Under section 307(b)(1) of the CAA, petitions for judicial review of this action must be filed in the United States Court of Appeals for the appropriate circuit by April 15, 2019. Filing a petition for reconsideration by the Administrator of this final rule does not affect the finality of this action for the purposes of judicial review nor does it extend the time within which a petition for judicial review may be filed, and shall not postpone the effectiveness of such rule or action. This action may not be challenged later in proceedings to enforce its requirements. (See section 307(b)(2).)

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    List of Subjects in 40 CFR Part 52

    • Environmental protection
    • Air pollution control
    • Incorporation by reference
    • Intergovernmental relations
    • Nitrogen dioxide
    • Ozone
    • Volatile organic compounds
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    Dated: December 20, 2018.

    James O. Payne,

    Acting Deputy Regional Administrator, Region 5.

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    40 CFR part 52 is amended as follows:

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    PART 52—APPROVAL AND PROMULGATION OF IMPLEMENTATION PLANS

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    1. The authority citation for part 52 continues to read as follows:

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    Authority: 42 U.S.C. 7401 et seq.

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    2. Section 52.2585 is amended by adding paragraph (ff) to read as follows:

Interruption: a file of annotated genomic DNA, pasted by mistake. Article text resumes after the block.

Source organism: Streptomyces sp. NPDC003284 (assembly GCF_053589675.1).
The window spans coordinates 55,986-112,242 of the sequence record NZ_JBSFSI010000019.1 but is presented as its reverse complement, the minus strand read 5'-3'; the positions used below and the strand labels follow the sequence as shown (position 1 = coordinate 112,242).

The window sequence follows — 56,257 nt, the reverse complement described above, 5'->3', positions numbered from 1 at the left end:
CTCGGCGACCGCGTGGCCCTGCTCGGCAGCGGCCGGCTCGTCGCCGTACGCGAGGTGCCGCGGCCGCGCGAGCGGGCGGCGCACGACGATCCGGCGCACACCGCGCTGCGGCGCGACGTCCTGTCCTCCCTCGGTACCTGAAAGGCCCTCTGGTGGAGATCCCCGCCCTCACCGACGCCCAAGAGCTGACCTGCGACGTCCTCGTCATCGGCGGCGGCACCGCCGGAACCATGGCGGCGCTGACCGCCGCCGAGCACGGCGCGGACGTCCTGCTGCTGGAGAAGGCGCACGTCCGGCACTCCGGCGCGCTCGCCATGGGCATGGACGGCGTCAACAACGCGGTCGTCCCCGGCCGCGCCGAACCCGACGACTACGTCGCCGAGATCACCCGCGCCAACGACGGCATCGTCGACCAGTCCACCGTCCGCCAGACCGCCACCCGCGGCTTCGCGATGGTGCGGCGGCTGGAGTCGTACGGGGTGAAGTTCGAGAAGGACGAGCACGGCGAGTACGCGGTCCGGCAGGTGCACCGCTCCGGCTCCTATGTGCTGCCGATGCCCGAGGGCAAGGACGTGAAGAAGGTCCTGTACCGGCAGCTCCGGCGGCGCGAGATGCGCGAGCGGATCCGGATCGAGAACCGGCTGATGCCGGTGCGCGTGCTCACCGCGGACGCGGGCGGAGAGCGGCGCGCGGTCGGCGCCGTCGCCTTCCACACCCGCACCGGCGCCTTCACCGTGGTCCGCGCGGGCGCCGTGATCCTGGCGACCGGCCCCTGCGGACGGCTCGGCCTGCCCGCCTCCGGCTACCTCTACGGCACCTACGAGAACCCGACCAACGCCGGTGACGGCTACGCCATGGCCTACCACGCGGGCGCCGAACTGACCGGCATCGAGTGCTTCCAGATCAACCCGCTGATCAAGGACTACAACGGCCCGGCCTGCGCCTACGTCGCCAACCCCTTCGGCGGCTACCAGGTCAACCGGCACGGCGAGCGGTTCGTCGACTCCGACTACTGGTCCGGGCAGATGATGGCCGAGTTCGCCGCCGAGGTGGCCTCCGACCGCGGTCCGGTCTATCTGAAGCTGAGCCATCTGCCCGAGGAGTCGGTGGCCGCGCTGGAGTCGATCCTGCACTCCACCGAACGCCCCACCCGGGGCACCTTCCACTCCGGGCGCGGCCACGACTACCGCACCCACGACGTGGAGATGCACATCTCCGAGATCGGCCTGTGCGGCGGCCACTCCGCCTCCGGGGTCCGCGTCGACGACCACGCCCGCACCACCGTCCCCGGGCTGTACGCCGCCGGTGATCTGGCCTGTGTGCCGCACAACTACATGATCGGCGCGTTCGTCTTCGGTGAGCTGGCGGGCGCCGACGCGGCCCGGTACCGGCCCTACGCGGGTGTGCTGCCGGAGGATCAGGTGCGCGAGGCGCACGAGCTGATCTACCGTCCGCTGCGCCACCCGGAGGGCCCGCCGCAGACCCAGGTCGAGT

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    Control strategy: Ozone.
    * * * * *

    (ff) Approval—On April 17, 2017, as supplemented on January 23, 2018, Wisconsin submitted a revision to its State Implementation Plan along with a prior submission on August 15, 2016, to satisfy the emissions statement, emission inventory, reasonable further progress (RFP), RFP contingency measure, oxides of nitrogen (NOX) reasonably available control technology (RACT), motor vehicle inspection and maintenance (I/M), and transportation conformity requirements for the Wisconsin portion of the Chicago area for the 2008 ozone NAAQS moderate nonattainment plan. These elements of the plan meet the requirements of section 110 and part D of the CAA for the Wisconsin portion of the Chicago area, which was reclassified on May 4, 2016, as moderate nonattainment for the 2008 ozone NAAQS. The April 17, 2017, submittal as supplemented on January 23, 2018, also established new Motor Vehicle Emissions Budgets (MVEB) for volatile organic compounds (VOC) and NOX for the years 2017 and 2018. The MVEBs for the Wisconsin portion of the Chicago 2008 ozone NAAQS nonattainment area, which is the portion of Kenosha County inclusive and east of Interstate 94, are now: 1.56 tons per summer day of VOC emissions and 3.05 tons per summer day of NOX emissions for the year 2017, and 1.44 tons per summer day of VOC emissions and 2.75 tons per summer day of NOX emissions for the year 2018.

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    Footnotes

    2.  CAA sections 107(d)(1) and 181(a)(1).

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    3.  CAA section 181(a)(1).

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    4.  CAA section 182(a).

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    5.  CAA section 182(b).

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    6.  77 FR 34221, effective July 20, 2012.

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    8.  83 FR 40715 (August 16, 2018).

    Back to Citation

    [FR Doc. 2019-02057 Filed 2-12-19; 8:45 am]

    BILLING CODE 6560-50-P

Document Information

Effective Date:
3/15/2019
Published:
02/13/2019
Department:
Environmental Protection Agency
EntryType:
Rule
Action:
Final rule.
Document Number:
2019-02057
Dates:
This final rule is effective on March 15, 2019.
Pages:
3701-3703 (3 pages)
Docket Numbers:
EPA-R05-OAR-2017-0212, FRL-9989-23-Region 5
SectionNoes:
52.2585
Topics:
Air pollution control, Environmental protection, Intergovernmental relations, Nitrogen dioxide, Ozone, Volatile organic compounds
PDF File:
2019-02057.pdf
CFR: (1)
40 CFR 52.2585